According to the figures from our Callahan & Associates, Genisys generated $2.8 million in income from insurance fees in 2015 and has shown steady growth for the past five years. To what do you attribute the success of your insurance program?

JB: We have seen growth in all insurance sales as our membership has grown and as our sales culture has improved. We strive to have all of our member service representatives offer the products, whether they would themselves use the product or not. It’s not our decision to say “no” on the member’s behalf; it’s the member’s decision. 

This area has grown approximately 19% to 20% per year over the past few years, but we feel it will level off a bit going forward. Right now, credit life and credit disability is approximately 80% of our insurance income. The other 20% comes from GAP and MRC.

We required all of our member service representatives be licensed to sell. Most of them are internal transfers who started as tellers and were identified by branch managers as good fits.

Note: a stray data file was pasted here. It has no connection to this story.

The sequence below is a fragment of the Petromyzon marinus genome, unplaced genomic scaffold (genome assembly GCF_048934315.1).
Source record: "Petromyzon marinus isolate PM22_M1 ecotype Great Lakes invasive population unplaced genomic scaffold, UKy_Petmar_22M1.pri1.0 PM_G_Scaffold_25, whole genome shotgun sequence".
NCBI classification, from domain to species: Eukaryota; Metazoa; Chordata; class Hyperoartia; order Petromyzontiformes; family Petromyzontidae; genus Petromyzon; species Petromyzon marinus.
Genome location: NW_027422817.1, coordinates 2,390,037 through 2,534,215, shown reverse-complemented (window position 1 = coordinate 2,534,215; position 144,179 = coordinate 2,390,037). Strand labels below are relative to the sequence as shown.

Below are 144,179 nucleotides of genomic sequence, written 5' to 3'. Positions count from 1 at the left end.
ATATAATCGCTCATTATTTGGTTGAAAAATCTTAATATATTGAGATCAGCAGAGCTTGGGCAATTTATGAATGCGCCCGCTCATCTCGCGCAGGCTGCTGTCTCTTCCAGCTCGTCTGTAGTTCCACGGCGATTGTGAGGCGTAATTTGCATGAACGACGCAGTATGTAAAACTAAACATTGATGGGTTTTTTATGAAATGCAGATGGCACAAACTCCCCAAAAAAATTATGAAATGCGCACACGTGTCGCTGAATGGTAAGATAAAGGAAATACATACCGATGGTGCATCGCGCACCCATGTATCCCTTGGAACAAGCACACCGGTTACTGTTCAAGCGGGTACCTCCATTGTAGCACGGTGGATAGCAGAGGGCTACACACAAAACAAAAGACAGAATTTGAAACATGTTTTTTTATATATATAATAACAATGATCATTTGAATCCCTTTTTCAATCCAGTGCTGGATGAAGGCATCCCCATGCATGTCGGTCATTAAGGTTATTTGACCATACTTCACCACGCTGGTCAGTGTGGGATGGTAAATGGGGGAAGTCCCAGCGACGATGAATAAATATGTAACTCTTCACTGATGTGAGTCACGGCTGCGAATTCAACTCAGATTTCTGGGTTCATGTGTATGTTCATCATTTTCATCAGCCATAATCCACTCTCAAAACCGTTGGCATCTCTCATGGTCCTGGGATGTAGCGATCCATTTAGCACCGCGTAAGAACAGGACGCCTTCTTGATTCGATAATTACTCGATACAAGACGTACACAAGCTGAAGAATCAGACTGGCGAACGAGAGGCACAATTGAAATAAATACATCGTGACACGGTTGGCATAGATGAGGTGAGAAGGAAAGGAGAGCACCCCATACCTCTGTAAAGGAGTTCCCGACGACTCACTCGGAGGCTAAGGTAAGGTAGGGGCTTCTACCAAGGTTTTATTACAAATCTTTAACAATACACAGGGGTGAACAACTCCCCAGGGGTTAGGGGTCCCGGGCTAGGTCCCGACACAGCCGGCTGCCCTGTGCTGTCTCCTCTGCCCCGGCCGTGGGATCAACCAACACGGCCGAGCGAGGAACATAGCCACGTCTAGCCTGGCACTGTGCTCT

Callahan & Associates surveyed 170 credit union executives from 40 states to gain insight into their current and emerging sources of non-interest income. Read "3 Findings From Callahan's Non-Interest Income Survey" to learn more.

Insurance represents 12% or so of your total NII of $25.6 million in 2015. Is there a balance you’re shooting for between different sources? If so, what is it?  

JB: We don’t shoot for a percentage in this area. We are careful to maintain our needs-based sales culture and wouldn’t want our team to sell products to members just to hit numbers.

There are areas where we do shoot for growth, but only if it benefits the members. An example would be debit and credit card growth and the resulting growth in interchange income.

You say Genisys is always striving for balance: careful not to dump products on, or hide them from, members. Can you elaborate on that?

JB: This is part of our needs-based sales culture. We never want our team members to sell a product or service if it’s not a good fit for the member. We are upfront about the costs and the benefits before closing the sale. One of our core values is to be “trustworthy.” Not doing what is best for the member is not being trustworthy.